​​​​​​​PAC: Academy trust standards falling short

3 Apr 18

The governance, accountability and financial management of academy trusts running schools in England “fall short”, the Public Accounts Committee has said.

Committee members also raised concerns over the “quality and usefulness” of information supplied by the academy trusts, for the first report of its kind on their accounts.

“Academy trusts are educating increasing numbers of children and handling large amounts of public money,” the PAC said.  

“It is therefore crucial that they show the highest standards of governance, accountability and financial management.” 

It added: “Too often academy trusts are falling short of these standards and the Department for Education is too slow to react.”

Academy trusts’ income in 2015-16 was £20bn, the public finances watchdog noted, in its analysis of the academy accounts report.

The PAC report was released on Friday last week and highlighted that Department for Education grants make up 90% of academy trusts’ income. 

Trusts were now responsible for teaching 2 million pupils across 6,000 academies, the MPs also highlighted, and those numbers were increasing.

The watchdog report added: “The cost to pupils and the taxpayer of failure are particularly high for multi-academy trusts [where an academy chain runs several schools].”

Greater transparency and accountability were needed in the sector, the MPs concluded.

It took 14 months for this first Academy sector annual report and accounts for 2015-16 to come out after the financial year, and the report for 2016-17 is expected this October. 

The PAC said: “The transparency and accountability of the information included within the account, and its usefulness to stakeholders, is lessened by this significant delay between the reporting period and its publication as the published information is by then out of date.”

The DfE needs to make the report “more timely”, it added. 

Committee chair Meg Hillier said: “If parents, parliament and others are to hold them properly to account, it is vital they have timely access to transparent and detailed information.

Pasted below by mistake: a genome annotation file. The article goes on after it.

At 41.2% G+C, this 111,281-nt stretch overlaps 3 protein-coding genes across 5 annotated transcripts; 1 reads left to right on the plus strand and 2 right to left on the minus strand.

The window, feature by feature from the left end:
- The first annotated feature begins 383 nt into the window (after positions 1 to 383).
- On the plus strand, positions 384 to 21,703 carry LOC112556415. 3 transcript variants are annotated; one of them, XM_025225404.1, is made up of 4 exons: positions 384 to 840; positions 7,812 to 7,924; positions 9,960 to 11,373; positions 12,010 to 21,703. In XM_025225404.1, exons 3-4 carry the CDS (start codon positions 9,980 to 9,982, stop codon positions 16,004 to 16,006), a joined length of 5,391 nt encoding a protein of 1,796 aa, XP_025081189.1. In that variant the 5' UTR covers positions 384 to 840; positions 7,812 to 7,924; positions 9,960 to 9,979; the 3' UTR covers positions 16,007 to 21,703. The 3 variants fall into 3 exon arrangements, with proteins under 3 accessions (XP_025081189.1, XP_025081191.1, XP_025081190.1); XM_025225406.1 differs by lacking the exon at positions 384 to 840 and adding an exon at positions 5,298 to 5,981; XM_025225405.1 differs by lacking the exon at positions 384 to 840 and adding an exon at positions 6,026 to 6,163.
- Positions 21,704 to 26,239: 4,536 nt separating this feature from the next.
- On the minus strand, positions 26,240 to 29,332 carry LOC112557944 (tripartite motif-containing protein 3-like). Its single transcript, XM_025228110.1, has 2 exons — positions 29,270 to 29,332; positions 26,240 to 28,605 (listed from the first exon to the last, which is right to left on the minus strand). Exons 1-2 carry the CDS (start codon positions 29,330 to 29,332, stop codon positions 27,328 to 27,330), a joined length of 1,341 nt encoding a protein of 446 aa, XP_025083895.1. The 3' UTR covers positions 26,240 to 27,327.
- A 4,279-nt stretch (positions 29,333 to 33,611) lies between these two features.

“Academies and the trusts that run them must be judged against the standards expected of other schools funded by the taxpayer.”

Hillier also highlighted there was “too often a disregard for financial probity in related party transactions”.

Related party transactions are business arrangements between academy trusts and an organisation or person where there is already a connection.

During 2015-16 40% of academy trusts engaged in related party transactions, worth a total of £120m, according to the PAC report. 

The watchdog analysis concluded related party transactions should be “transparent and properly procured”.

The PAC report also found that some academies appeared to be paying excessive salaries.

The Education and Skills Funding Agency wrote to 29 single academies in November last year asking for justification of salaries over £150,000. They all responded. The ESFA said it was unsatisfied with two thirds of the reponses.

Kevin Courtney, general secretary of the NUT section of the National Education Union, said: “The sort of excessive salaries that we see in the academies sector cannot be justified, particularly at a time when teachers’ pay has been pegged at below inflation for several years, contributing to the current teacher shortage.”

A DfE spokesperson said: “All academy trusts operate under strict system of financial accountability and have to publish their audited accounts.

“To ensure all pupils get the excellent education they deserve we continue to scrutinise the system on an annual basis and take action where necessary, such as recently asking all trusts paying high salaries to justify them.”

The NEU, which held its conference over the Easter period, also released government data this week, revealing 4,000 children with special needs [an Education Health and Care Plan or a Statement] do not have a school place.

This number has increased more than five fold in the last five years, according to the government figures.

The NEU has also released a survey of its 8,173 members, which showed 81% of teachers had considered leaving teaching in the last year because of the work load.

More than 80% of teachers who responded said they were teaching more hours now, on average, than they were in 2016.

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